In 1981, Yale’s own Katerina Clark initiated a paradigm shift in Slavic studies. Back then, the field—like the region it studied—was in stagnation. Brezhnev had presided over the Soviet sphere of influence for nearly two decades, and his policy of normalization had alienated just about everyone in the West. Neither the achievement of a classless, stateless communist society dreamed of by the Left nor the dissolution of Soviet power hoped for by the Right seemed possible. Consequently, most of Western academia looked down on the party apparatus. Art aligned with the Soviet state was discredited, while anything ambivalent or opposed to it was valorized—even when it veered toward nationalism or anti-semitism, as in the case of Alexander Solzhenitsyn or Valentin Rapustin.
Academia strives toward an unbiased perspective, but its very selection of subject matter betrays the cultural assumptions of its time. In the 1980s, no one could care less about the genre of socialist realism, a mode of expression codified under Stalin and representative of everything Western audiences resented about the Soviet state: its propagandistic praise of recent government achievements, its idealized protagonists who represented the perfect Soviet citizenry, and its formulaic plotlines depicting the certainty of communist triumph over any challenge. But all of this changed when Katerina Clark published The Soviet Novel, a careful, critical look into those very works of Soviet literature. As Clark writes wittily in the preface, “[When] I am politely asked what I ‘do,’ I find myself in the unhappy position of having to admit that I work on the Soviet novel… on the Soviet Soviet novel, on those hundreds of unreadable text that serve as examples of Socialist Realism.” In the process, Clark unearths the wide array of overgeneralizations and incorrect assumptions about socialist realism which had long been accepted as common knowledge.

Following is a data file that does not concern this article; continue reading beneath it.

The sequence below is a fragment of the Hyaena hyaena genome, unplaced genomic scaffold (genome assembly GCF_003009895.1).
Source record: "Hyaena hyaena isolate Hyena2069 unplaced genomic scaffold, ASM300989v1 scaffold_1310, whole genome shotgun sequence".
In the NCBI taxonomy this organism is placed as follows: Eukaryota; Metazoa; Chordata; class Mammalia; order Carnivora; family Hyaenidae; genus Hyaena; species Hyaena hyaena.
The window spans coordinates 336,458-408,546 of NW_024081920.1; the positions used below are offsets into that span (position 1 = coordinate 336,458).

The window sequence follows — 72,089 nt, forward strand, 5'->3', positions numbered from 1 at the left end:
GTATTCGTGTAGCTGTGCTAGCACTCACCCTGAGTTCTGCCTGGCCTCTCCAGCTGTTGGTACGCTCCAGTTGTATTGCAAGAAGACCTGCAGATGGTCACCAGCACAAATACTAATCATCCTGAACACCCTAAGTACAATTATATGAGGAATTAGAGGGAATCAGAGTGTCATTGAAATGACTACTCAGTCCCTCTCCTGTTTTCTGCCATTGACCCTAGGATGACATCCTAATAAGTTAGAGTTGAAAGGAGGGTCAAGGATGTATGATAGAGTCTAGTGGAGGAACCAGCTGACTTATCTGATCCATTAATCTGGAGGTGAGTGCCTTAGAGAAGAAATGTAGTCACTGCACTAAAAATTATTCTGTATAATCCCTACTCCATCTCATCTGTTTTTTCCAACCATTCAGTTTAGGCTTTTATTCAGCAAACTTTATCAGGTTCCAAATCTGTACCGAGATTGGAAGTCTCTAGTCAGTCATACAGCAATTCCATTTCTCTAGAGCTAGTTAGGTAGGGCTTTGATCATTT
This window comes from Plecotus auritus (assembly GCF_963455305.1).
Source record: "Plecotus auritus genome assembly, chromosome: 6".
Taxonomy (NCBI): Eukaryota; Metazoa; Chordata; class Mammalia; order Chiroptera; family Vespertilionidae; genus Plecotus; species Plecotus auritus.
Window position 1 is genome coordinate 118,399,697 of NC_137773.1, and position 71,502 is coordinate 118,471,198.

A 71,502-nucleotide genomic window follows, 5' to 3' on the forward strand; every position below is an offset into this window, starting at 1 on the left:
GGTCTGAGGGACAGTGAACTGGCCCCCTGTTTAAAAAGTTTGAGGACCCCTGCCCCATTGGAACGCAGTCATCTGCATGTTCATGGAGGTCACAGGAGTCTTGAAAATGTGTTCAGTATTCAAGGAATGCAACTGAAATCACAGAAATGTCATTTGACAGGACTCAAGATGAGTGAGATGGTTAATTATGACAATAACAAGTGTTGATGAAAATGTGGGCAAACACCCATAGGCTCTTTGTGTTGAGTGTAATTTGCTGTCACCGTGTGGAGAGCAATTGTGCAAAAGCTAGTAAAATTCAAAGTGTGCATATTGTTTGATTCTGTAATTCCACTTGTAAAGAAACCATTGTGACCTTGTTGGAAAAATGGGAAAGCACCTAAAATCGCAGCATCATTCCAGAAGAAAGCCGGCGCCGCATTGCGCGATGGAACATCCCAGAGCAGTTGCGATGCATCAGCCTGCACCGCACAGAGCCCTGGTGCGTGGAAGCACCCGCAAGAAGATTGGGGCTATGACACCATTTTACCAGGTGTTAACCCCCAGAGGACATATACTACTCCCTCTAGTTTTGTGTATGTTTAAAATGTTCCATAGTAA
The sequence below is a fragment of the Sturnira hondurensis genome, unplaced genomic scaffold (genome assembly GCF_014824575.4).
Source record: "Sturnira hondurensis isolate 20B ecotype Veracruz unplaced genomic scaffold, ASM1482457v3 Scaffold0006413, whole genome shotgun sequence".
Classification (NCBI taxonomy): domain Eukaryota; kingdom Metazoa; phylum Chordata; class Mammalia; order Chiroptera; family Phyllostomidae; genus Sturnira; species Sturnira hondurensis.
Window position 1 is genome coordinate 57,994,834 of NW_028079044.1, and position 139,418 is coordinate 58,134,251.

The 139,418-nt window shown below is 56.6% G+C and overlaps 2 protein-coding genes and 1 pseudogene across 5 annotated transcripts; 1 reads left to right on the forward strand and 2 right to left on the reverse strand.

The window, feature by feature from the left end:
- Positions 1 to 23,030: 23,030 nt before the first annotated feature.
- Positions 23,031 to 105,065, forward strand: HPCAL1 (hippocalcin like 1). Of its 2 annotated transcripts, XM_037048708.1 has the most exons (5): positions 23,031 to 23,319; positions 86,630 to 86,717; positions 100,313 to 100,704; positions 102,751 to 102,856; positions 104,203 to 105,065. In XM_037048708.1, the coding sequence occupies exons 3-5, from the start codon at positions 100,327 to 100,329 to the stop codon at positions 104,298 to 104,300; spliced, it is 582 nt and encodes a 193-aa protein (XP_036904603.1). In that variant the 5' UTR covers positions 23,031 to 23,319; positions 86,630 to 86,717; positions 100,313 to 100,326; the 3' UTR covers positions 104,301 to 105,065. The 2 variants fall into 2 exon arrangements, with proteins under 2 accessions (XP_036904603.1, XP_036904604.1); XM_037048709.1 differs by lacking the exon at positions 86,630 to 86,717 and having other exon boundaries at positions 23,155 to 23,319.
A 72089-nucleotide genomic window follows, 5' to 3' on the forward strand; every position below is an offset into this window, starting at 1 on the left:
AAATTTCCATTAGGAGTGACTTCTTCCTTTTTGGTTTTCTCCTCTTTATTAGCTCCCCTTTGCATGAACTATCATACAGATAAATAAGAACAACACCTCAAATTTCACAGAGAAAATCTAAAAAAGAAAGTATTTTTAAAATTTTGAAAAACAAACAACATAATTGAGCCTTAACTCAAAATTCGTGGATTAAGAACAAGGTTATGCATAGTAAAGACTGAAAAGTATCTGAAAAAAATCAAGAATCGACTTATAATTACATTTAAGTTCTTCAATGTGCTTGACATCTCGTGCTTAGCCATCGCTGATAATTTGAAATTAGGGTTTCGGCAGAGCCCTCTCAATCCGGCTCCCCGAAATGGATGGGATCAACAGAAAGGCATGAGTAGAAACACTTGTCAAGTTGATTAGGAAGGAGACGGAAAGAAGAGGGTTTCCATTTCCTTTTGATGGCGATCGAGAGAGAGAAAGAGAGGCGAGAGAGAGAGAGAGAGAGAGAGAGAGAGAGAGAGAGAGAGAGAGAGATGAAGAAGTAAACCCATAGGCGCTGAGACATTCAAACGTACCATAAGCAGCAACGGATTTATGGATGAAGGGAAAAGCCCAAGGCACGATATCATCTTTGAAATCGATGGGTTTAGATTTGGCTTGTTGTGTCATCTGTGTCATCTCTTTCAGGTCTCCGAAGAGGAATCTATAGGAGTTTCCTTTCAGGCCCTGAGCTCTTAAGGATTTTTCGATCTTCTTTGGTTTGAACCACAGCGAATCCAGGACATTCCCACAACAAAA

Clark situates socialist realism within overarching trends of Russian literature. The genre’s explicitly Marxist-Leninist values might have been specific to the Soviet epoch, but its borrowing of prominent archetypes and symbols from Russian literature placed it within a larger intellectual discourse, which Katerina Clark calls the “spontaneity/consciousness dialectic.” As she writes in the introduction, the Russian intelligentsia has traditionally been obsessed with the gulf between “the vast, uneducated peasant masses (the spontaneous) and the educated elite (the conscious)… between backward rural Russia (the realm of spontaneity) and modern urban Russia (the realm of consciousness)… between those seething masses, capable of spontaneous uprisings, and the autocratic, heavily bureaucratized, and hierarchical state, which seeks to control these masses and direct them.” Marxism-Leninism represents merely another attempt to resolve this dialectic.